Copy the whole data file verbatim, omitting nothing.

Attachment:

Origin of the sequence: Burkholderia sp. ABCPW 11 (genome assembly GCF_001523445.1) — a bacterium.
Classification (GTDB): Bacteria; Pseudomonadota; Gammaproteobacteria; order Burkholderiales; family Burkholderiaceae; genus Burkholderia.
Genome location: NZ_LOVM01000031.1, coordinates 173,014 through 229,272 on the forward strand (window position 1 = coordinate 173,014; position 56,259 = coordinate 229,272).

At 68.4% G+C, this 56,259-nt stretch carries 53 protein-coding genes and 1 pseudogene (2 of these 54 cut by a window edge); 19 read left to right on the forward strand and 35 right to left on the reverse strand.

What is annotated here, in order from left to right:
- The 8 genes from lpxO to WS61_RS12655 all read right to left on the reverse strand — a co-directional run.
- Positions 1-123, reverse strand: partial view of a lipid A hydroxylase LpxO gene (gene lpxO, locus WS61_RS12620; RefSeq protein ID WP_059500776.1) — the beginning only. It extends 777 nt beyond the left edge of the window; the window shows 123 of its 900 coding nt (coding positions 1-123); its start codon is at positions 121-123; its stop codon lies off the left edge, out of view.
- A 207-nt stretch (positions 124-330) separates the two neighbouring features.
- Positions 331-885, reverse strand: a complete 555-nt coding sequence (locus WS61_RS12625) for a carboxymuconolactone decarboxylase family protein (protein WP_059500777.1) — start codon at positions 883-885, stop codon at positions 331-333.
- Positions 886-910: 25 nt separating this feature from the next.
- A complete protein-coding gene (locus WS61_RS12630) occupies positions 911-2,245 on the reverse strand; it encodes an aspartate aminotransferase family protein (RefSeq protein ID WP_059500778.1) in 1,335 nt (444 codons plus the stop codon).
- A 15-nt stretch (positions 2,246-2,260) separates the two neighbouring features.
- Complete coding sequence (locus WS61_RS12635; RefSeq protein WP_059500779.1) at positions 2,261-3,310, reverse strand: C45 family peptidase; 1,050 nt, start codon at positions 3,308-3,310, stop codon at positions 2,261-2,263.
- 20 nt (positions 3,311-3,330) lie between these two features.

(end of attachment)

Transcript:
Origin of the sequence: Burkholderia sp. ABCPW 11 (genome assembly GCF_001523445.1) — a bacterium.
Classification (GTDB): Bacteria; Pseudomonadota; Gammaproteobacteria; order Burkholderiales; family Burkholderiaceae; genus Burkholderia.
Genome location: NZ_LOVM01000031.1, coordinates 173,014 through 229,272 on the forward strand (window position 1 = coordinate 173,014; position 56,259 = coordinate 229,272).

At 68.4% G+C, this 56,259-nt stretch carries 53 protein-coding genes and 1 pseudogene (2 of these 54 cut by a window edge); 19 read left to right on the forward strand and 35 right to left on the reverse strand.

What is annotated here, in order from left to right:
- The 8 genes from lpxO to WS61_RS12655 all read right to left on the reverse strand — a co-directional run.
- Positions 1-123, reverse strand: partial view of a lipid A hydroxylase LpxO gene (gene lpxO, locus WS61_RS12620; RefSeq protein ID WP_059500776.1) — the beginning only. It extends 777 nt beyond the left edge of the window; the window shows 123 of its 900 coding nt (coding positions 1-123); its start codon is at positions 121-123; its stop codon lies off the left edge, out of view.
- A 207-nt stretch (positions 124-330) separates the two neighbouring features.
- Positions 331-885, reverse strand: a complete 555-nt coding sequence (locus WS61_RS12625) for a carboxymuconolactone decarboxylase family protein (protein WP_059500777.1) — start codon at positions 883-885, stop codon at positions 331-333.
- Positions 886-910: 25 nt separating this feature from the next.
- A complete protein-coding gene (locus WS61_RS12630) occupies positions 911-2,245 on the reverse strand; it encodes an aspartate aminotransferase family protein (RefSeq protein ID WP_059500778.1) in 1,335 nt (444 codons plus the stop codon).
- A 15-nt stretch (positions 2,246-2,260) separates the two neighbouring features.
- Complete coding sequence (locus WS61_RS12635; RefSeq protein WP_059500779.1) at positions 2,261-3,310, reverse strand: C45 family peptidase; 1,050 nt, start codon at positions 3,308-3,310, stop codon at positions 2,261-2,263.
- 20 nt (positions 3,311-3,330) lie between these two features.